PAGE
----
State
v.
Amidon

Supreme Court of VermontSep 7, 2018
2018 Vt. 99 (Vt. 2018)

No. 2016-354

09-07-2018

State of Vermont v. Jeremy R. Amidon

David Tartter, Deputy State's Attorney, Montpelier, for Plaintiff-Appellee. Allison N. Fulcher of Martin & Associates, Barre, for Defendant-Appellant.


NOTICE: This opinion is subject to motions for reargument under V.R.A.P. 40 as well as formal revision before publication in the Vermont Reports. Readers are requested to notify the Reporter of Decisions by email at: JUD.Reporter@vermont.gov or by mail at: Vermont Supreme Court, 109 State Street, Montpelier, Vermont 05609-0801, of any errors in order that corrections may be made before this opinion goes to press. On Appeal from Superior Court, Bennington Unit, Criminal Division David A. Howard, J. David Tartter, Deputy State's Attorney, Montpelier, for Plaintiff-Appellee. Allison N. Fulcher of Martin & Associates, Barre, for Defendant-Appellant. PRESENT: Reiber, C.J., Skoglund, Robinson, Eaton and Carroll, JJ.

¶ 1. SKOGLUND, J. Defendant appeals his conviction by jury of lewd or lascivious conduct with a child. He argues that the trial court should have granted his motion for a mistrial after the State asked prejudicial questions during voir dire that tainted the jury; that the court erroneously admitted evidence of his prior incarceration; and that the State was improperly permitted to impeach the defense's sole witness with a question concerning the molestation of her daughter. We affirm.

¶ 2. In October 2013, defendant was charged with a single count of lewd or lascivious conduct with a child, second offense, for touching the vaginal area of his daughter C.A. sometime between July 2005 and July 2007. Prior to trial the State notified the defense of its intent to introduce evidence of prior bad acts, including that defendant was physically and emotionally abusive toward C.A. and other family members and that she felt safe when he was in prison and became afraid when she learned he was being released. The State indicated that it was offering this evidence to explain why C.A. did not disclose the sexual abuse sooner. Defendant filed a motion in limine seeking to exclude the evidence on the grounds that it was irrelevant and prejudicial.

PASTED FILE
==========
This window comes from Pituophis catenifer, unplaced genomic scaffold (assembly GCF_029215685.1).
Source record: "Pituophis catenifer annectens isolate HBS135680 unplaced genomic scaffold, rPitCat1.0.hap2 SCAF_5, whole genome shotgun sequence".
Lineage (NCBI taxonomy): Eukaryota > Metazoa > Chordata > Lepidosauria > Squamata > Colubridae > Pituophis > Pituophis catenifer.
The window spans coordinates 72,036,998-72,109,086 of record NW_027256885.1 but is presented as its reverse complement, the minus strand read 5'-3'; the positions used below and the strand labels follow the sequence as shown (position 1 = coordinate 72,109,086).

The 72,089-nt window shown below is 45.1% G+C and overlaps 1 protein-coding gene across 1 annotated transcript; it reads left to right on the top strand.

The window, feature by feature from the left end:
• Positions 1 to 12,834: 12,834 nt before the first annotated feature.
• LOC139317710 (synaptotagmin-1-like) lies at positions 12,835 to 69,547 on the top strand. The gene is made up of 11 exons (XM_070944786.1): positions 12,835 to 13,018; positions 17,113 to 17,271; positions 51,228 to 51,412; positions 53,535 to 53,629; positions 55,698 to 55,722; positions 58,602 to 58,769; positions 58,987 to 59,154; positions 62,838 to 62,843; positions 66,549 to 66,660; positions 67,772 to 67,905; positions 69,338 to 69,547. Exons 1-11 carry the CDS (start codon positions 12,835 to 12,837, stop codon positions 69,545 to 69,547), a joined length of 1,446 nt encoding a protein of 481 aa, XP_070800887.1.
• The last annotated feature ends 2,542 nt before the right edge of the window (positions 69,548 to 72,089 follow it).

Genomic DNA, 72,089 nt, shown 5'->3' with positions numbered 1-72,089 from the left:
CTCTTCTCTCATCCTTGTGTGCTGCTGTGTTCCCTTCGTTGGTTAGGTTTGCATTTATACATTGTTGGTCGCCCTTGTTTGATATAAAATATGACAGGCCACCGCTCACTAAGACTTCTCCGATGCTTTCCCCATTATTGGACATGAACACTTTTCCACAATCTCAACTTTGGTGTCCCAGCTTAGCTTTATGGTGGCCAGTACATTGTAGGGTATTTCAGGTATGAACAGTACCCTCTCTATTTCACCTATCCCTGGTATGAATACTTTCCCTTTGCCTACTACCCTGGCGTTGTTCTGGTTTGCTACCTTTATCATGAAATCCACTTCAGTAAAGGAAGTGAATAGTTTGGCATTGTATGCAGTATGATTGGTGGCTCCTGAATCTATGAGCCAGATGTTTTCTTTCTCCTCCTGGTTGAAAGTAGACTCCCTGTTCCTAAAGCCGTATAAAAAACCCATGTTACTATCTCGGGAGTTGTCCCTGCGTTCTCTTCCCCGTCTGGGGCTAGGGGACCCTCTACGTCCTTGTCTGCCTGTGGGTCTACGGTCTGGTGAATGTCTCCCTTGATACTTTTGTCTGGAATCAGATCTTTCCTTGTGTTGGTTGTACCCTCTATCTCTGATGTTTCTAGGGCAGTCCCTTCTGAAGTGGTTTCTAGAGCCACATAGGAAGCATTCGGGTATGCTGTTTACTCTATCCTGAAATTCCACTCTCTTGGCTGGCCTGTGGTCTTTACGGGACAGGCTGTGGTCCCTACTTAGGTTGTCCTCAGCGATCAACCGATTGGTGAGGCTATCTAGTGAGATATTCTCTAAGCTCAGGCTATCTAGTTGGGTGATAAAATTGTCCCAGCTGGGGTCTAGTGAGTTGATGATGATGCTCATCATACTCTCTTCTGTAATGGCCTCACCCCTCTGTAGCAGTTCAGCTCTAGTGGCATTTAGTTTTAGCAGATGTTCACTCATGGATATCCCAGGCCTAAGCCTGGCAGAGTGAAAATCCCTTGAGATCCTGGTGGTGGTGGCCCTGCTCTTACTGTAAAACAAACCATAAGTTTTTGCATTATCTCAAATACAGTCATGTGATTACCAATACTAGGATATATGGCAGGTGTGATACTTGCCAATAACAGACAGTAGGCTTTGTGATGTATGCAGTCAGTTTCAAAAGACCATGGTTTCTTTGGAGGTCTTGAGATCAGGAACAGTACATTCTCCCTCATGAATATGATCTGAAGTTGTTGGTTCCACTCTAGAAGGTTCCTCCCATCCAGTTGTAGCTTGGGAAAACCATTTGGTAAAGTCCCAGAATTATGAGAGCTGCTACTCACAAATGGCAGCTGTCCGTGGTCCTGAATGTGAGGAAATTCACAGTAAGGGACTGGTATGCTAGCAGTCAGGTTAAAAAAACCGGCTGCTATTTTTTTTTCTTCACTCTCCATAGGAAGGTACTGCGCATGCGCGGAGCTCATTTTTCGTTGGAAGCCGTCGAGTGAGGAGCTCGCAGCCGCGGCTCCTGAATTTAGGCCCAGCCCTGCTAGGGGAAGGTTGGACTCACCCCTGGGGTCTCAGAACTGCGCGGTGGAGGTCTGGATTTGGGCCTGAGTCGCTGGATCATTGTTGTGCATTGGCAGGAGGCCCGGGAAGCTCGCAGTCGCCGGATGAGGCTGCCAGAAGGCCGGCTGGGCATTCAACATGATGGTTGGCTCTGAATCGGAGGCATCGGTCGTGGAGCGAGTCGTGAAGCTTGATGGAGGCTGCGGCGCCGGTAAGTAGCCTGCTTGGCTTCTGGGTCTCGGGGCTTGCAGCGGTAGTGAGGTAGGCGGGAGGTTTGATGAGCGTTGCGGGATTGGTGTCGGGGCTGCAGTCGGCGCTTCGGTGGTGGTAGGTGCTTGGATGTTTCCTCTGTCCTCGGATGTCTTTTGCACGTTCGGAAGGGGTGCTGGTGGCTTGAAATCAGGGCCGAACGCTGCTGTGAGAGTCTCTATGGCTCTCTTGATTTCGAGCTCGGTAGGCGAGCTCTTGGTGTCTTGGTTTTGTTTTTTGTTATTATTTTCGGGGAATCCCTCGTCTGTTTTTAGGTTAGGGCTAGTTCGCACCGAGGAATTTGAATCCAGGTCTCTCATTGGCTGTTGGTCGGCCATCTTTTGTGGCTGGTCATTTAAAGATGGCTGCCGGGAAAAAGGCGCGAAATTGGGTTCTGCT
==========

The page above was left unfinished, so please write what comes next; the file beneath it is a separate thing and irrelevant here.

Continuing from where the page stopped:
¶ 3. Following a hearing in August 2015, the court ruled that evidence of defendant's anger and possible physical abuse toward C.A. and other family members was relevant and admissible. It found that the probative value of the evidence outweighed any prejudicial effect, as the State had a reasonable need to explain why C.A.'s fear caused her to disclose defendant's act after several years of silence. The court held that the State did not have to wait for the defense to attack the witness for her delayed report, as a jury would naturally be concerned about the timing of the report. The court also ruled evidence of defendant's incarceration and release was admissible to explain why C.A. delayed in reporting and then finally did report, as "[i]t would be difficult for the jury to consider why the complainant suddenly had a fear of defendant when some years had passed without disclosure." The court concluded that the probative value of this evidence outweighed its prejudicial effect so long as proper jury instructions were given and the jury was not informed of the reason that defendant was incarcerated. However, it excluded the other evidence the State sought to introduce, including the facts underlying defendant's 2007 conviction for sexual assault on a minor and evidence of his alleged sexual assaults against other children.